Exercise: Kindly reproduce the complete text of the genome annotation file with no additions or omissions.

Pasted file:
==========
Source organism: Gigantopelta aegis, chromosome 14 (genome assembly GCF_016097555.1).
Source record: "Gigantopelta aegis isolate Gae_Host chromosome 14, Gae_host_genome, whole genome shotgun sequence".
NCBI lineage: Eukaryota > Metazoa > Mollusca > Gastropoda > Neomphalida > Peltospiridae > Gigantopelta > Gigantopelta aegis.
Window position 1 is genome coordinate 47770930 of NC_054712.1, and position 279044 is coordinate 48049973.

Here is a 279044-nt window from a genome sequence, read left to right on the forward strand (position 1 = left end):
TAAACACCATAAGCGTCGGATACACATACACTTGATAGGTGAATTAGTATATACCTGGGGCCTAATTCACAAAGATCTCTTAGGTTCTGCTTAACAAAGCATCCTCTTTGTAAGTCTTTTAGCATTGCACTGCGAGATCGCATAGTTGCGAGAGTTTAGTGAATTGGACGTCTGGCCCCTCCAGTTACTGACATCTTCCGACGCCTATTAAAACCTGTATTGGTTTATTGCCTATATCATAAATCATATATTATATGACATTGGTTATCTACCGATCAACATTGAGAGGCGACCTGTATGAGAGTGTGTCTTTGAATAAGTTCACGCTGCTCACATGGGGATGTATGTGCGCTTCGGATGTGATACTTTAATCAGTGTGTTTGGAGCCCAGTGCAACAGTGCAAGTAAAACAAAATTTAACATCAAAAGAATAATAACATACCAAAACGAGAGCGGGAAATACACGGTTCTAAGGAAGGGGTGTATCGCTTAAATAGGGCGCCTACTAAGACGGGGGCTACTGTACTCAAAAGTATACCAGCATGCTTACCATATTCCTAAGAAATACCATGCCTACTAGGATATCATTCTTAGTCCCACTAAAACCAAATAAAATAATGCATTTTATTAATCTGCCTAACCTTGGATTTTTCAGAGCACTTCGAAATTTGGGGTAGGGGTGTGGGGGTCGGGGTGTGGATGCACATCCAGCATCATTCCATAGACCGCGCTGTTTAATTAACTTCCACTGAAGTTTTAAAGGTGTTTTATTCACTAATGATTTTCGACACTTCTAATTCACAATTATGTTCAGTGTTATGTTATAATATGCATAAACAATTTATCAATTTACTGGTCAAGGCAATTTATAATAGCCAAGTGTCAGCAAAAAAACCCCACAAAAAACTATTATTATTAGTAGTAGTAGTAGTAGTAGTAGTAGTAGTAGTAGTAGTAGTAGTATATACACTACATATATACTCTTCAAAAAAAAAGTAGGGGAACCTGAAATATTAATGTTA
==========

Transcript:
Source organism: Gigantopelta aegis, chromosome 14 (genome assembly GCF_016097555.1).
Source record: "Gigantopelta aegis isolate Gae_Host chromosome 14, Gae_host_genome, whole genome shotgun sequence".
NCBI lineage: Eukaryota > Metazoa > Mollusca > Gastropoda > Neomphalida > Peltospiridae > Gigantopelta > Gigantopelta aegis.
Window position 1 is genome coordinate 47770930 of NC_054712.1, and position 279044 is coordinate 48049973.

Here is a 279044-nt window from a genome sequence, read left to right on the forward strand (position 1 = left end):
TAAACACCATAAGCGTCGGATACACATACACTTGATAGGTGAATTAGTATATACCTGGGGCCTAATTCACAAAGATCTCTTAGGTTCTGCTTAACAAAGCATCCTCTTTGTAAGTCTTTTAGCATTGCACTGCGAGATCGCATAGTTGCGAGAGTTTAGTGAATTGGACGTCTGGCCCCTCCAGTTACTGACATCTTCCGACGCCTATTAAAACCTGTATTGGTTTATTGCCTATATCATAAATCATATATTATATGACATTGGTTATCTACCGATCAACATTGAGAGGCGACCTGTATGAGAGTGTGTCTTTGAATAAGTTCACGCTGCTCACATGGGGATGTATGTGCGCTTCGGATGTGATACTTTAATCAGTGTGTTTGGAGCCCAGTGCAACAGTGCAAGTAAAACAAAATTTAACATCAAAAGAATAATAACATACCAAAACGAGAGCGGGAAATACACGGTTCTAAGGAAGGGGTGTATCGCTTAAATAGGGCGCCTACTAAGACGGGGGCTACTGTACTCAAAAGTATACCAGCATGCTTACCATATTCCTAAGAAATACCATGCCTACTAGGATATCATTCTTAGTCCCACTAAAACCAAATAAAATAATGCATTTTATTAATCTGCCTAACCTTGGATTTTTCAGAGCACTTCGAAATTTGGGGTAGGGGTGTGGGGGTCGGGGTGTGGATGCACATCCAGCATCATTCCATAGACCGCGCTGTTTAATTAACTTCCACTGAAGTTTTAAAGGTGTTTTATTCACTAATGATTTTCGACACTTCTAATTCACAATTATGTTCAGTGTTATGTTATAATATGCATAAACAATTTATCAATTTACTGGTCAAGGCAATTTATAATAGCCAAGTGTCAGCAAAAAAACCCCACAAAAAACTATTATTATTAGTAGTAGTAGTAGTAGTAGTAGTAGTAGTAGTAGTAGTAGTAGTATATACACTACATATATACTCTTCAAAAAAAAAGTAGGGGAACCTGAAATATTAATGTTA